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Should an Adopted Child Know Their Biological Parents?

Should an Adopted Child Know Their Biological Parents? article image: A young girl about 4 years old looking over her shoulder at the camera.“Having a sense of history can be enormously powerful for kids,” writes Angie Gallop, Today’s Parents. So, it should come as no surprise that one of the questions we often hear is “Should an adopted child know their biological parents?” And the answer is a little tricky. So, let’s dive right in.

Should an Adopted Child Know Their Biological Parents?

A child absolutely has a right to know that they are adopted (we’ll get into this more later in the article), but sometimes biological parents wish to remain anonymous (closed adoption).

Today, a small percentage of adoptions are still closed, which means birth parents and adoptive parents do not meet and do not share any identifying information. They do not have any contact whatsoever, before or after the birth. They may not know anything about one another, however, birth parents’ medical history is often shared with the adoptive family. In domestic adoptions “birth parents are required to fill out medical background forms that are often available to the adoptive family,” says Kathryn Patricelli, MA.

Additional non-identifying information can include:

  • General appearance
  • Religion
  • Ethnicity
  • Race
  • Education
  • Occupation
  • Medical History
  • Adoption Agency
  • Nature of the Adoption

In an open adoption, meanwhile, both parents and adoptive parents exchange identifying information about each other and have ongoing contact. This type of relationship tends to be incredibly beneficial for all parties involved and have grown in popularity over the years. Today, 95 percent of adoptions today are either open or semi-open, according to Jennifer Fairfax LLC.

“With open adoption on the rise, we’re learning how valuable it can be to share what we can with our kids,” writes Gallop.

How to Talk to Your Child About Their Biological Parents

There comes a time in every adopted child’s life when they want to know more about where they came from – specifically about their biological or birth parents. “It is natural that they should want to know about them, who they are, where they are, why they surrendered them,” writes Ann Brenoff, The Huffington Post. Here are a few tips to help adoptive parents have these types of conversations.

  • Start the Conversation Early: “Parents have to be proactive, intentional truth tellers,” says Jayne Schooler, author and adoption advocate. Start the conversation at an early age, using age-appropriate language. Then, allow the conversation to grow and mature along with the child. This will make things significantly less stressful for you, and will help normalize adoption for your child. 
  • Be Open:  “Parents have to think about how they communicate and what kind of environment they are establishing,” says Nicole M. Callahan, National Council for Adoption. It is also important to establish an open and honest dialogue around adoption. “Adopted children will ask the questions about adoption that they feel they have permission to ask,” says Schooler.  It is important to make your child feel comfortable opening up and asking lots of questions about adoption, or anything for that matter.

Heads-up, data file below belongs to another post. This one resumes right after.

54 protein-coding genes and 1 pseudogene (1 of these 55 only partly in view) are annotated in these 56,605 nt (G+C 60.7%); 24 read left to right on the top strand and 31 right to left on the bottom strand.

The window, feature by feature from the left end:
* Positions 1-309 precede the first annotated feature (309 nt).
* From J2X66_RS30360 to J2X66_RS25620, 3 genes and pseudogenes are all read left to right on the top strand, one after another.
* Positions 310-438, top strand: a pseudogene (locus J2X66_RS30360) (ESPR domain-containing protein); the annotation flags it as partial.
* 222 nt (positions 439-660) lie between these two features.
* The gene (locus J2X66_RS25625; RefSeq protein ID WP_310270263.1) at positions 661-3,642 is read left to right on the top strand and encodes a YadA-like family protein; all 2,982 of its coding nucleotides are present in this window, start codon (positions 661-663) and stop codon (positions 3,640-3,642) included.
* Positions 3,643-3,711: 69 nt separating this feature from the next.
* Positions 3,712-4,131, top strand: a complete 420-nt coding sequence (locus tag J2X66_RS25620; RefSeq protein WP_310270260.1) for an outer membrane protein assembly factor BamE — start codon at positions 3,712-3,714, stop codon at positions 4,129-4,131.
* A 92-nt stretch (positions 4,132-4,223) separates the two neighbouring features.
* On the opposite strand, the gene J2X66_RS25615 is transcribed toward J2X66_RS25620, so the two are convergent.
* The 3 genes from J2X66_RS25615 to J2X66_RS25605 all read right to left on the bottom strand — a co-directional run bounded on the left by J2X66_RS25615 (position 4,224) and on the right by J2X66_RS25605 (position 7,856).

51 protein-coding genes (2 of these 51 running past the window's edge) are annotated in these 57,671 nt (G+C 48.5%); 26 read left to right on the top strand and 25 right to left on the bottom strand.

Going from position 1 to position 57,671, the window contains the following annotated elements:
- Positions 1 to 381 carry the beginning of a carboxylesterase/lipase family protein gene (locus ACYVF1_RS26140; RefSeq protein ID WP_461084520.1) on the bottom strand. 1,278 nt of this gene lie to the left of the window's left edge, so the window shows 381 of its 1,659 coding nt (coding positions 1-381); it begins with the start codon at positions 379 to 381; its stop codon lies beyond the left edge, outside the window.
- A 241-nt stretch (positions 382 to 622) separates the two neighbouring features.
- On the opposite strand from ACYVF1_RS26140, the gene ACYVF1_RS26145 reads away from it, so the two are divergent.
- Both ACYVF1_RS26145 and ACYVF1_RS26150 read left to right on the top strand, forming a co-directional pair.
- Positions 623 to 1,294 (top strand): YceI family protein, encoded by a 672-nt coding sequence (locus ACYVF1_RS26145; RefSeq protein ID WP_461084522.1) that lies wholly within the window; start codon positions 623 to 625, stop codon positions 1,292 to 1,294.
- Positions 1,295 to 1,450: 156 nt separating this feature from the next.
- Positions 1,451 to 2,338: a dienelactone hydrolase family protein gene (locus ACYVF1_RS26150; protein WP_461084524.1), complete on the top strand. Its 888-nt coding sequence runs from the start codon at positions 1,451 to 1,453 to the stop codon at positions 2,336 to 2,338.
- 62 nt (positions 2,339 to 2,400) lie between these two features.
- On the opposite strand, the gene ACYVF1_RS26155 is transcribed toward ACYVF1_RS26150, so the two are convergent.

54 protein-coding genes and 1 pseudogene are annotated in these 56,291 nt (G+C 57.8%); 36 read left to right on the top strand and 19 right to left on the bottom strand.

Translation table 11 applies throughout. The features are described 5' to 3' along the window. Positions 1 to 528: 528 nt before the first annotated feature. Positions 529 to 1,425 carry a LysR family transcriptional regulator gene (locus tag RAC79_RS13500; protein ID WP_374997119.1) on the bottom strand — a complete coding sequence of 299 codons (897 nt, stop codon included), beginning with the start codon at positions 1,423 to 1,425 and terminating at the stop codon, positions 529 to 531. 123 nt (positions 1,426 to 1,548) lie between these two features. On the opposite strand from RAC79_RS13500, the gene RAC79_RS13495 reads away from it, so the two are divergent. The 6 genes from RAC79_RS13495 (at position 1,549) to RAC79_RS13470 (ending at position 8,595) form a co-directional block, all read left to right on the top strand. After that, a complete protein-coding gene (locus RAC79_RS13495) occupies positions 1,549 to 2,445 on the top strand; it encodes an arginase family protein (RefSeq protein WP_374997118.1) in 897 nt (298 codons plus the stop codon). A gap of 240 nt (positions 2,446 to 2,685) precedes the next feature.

• Be Honest: As there are many different levels of openness in adoption, there is also great variety in the amount of information that may be known about the birth parents,” writes Callahan. So, it can be difficult to try and fill in the blanks. However, always be honest. “If less is known about the birth parents or how the adoption came about, parents can explain some of the reasons why birth parents place their children for adoption,” says Dr. Betsy Vonk, Ph.D., an adoptive mother and a professor of social work and director of the MSW program at the University of Georgia. “They can tell their children that it is usually a very hard decision to make, but that they don’t know exactly why their birth parents made that decision.”
  • Use Positive Adoption Language: “Positive adoption vocabulary helps to ensure that adoption is viewed as a wonderful way to build families,” says Angela Tucker, The Adopted Life. Positive Adoption Language, first created in 1979, is the preferred language used by Adoption Makes Family. Positive Adoption Language encourages respect for the emotions of all parties during the adoption process.

Need Someone to Talk to? 

Adoption Makes Family, a non-profit (501-C3) licensed adoption agency based in Maryland, is here to help! Our adoption counselors are available 24 hours a day, 7 days a week for your convenience. 

24-Hour Hotline 410-683-2100

Adoption Makes Family was founded to meet the needs of birth parents and adoptive parents in a manner that is sensitive, compassionate, and personal. If you would like our advice or just need to talk, please give us a call at any time.

If you have any questions, you can contact us by phone at 410-683-2100, by e-mail at or use our online contact form.


  1. Brenoff, Ann. “8 Things Adoptive Parents Should Never, Ever Do.” The Huffington Post,, 3 Nov. 2014,
  2. Callahan, Nicole M. “Adoption Advocate.” Dec. 2011.
  3. “Talking to Your Child About His or Her Birth Parents.” American Adoptions,
This entry was posted on Tuesday, September 28th, 2021 at 2:05 pm . You can follow any responses to this entry through the RSS 2.0 feed. Both comments and pings are currently closed.

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